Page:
Improved geodetic control by GPS for establishing a Geographic Information System for Sri Lanka

Sarathchandra, S.
Major Professor
K. Jeyapalan
Committee Member
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Civil, Construction, and Environmental Engineering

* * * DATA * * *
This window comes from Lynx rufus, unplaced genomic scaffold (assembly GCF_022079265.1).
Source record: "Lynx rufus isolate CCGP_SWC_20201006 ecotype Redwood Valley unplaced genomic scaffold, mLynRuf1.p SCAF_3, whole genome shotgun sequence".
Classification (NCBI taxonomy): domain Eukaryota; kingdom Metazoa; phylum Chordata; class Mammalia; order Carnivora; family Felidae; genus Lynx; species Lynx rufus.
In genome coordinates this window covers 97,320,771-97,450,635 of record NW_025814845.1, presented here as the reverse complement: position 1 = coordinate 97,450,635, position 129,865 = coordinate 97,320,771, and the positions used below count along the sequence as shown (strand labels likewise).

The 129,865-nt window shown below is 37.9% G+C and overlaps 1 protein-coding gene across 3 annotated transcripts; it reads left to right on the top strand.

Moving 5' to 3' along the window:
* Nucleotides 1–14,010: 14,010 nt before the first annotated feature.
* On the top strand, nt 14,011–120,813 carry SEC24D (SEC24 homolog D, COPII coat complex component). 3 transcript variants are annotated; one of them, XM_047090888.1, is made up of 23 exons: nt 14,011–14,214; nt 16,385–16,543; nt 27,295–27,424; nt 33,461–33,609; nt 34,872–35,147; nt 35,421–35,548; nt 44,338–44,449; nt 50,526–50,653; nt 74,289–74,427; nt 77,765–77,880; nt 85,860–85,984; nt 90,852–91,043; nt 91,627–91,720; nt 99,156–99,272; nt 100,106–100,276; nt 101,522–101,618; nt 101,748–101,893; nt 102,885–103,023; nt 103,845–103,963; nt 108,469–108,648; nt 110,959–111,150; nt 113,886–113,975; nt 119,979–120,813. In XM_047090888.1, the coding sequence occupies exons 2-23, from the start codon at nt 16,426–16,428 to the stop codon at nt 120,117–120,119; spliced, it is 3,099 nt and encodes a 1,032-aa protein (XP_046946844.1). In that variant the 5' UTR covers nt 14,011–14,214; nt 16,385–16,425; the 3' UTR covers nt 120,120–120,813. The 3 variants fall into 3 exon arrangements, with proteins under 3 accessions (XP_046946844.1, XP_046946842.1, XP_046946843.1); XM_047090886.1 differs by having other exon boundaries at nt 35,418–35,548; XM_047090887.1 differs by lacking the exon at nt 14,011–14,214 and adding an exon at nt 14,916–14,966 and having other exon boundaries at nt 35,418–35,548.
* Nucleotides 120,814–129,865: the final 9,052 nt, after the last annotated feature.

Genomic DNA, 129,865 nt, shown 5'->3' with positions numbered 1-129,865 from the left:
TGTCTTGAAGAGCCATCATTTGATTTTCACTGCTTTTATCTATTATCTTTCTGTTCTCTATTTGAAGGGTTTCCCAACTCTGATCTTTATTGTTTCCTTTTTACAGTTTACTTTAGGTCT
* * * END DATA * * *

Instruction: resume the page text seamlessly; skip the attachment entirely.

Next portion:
Sri Lanka is in the process of establishing a Geographic Information system (GIS). Map layers such as land use, elevation, soil type, transportation and cadastral layer showing property boundaries have to be included in the GIS. Of these many layers, the cadastral map layer requires the highest level of spatial accuracy because it is expected to resolve problems in land transaction, land registration and boundary disputes in the country;This dissertation identifies the procedure of establishing a GIS for Sri Lanka and recommends solutions for the ensuing problems. Specifically, it investigates the accuracy of the existing geodetic control network, which is the accurate linkage mechanism of the GIS, develops a procedure for establishing a new Global Positioning System (GPS) geodetic network to satisfy the needs of the GIS, develops a suitable procedure for the transformation between old and new coordinates in the country and recommends a cost-effective and fast methodology to get cadastral level spatial information to the GIS;Present geodetic control was analyzed and found that it provides only one part in 30,000 spatial accuracy, but one part in one million is desired for 25 km apart primary control points. Working with simulated GPS data obtained by introducing random and systematic errors to adjusted distances of the geodetic network, a GPS observation procedure was developed to establish a new geodetic control network;When a new geodetic adjustment is performed, transformation parameters are necessary to transform coordinates between old and new systems. Working with a set of newly adjusted coordinates and old coordinates, obtainable accuracy of the coordinate transformation of the country was analyzed on a provincial and district basis. A software "Con-cord" was developed to do many types of coordinate transformations in the country;To get cadastral data into the GIS, the accuracy of scanning and vectorization procedure was found to be comparable with manual digitizing, for cadastral maps. For the elimination of digitization and mapping errors, a least squares sequential adjustment procedure was developed using additional linear, angular and area measurements, upgrading digitized property corners.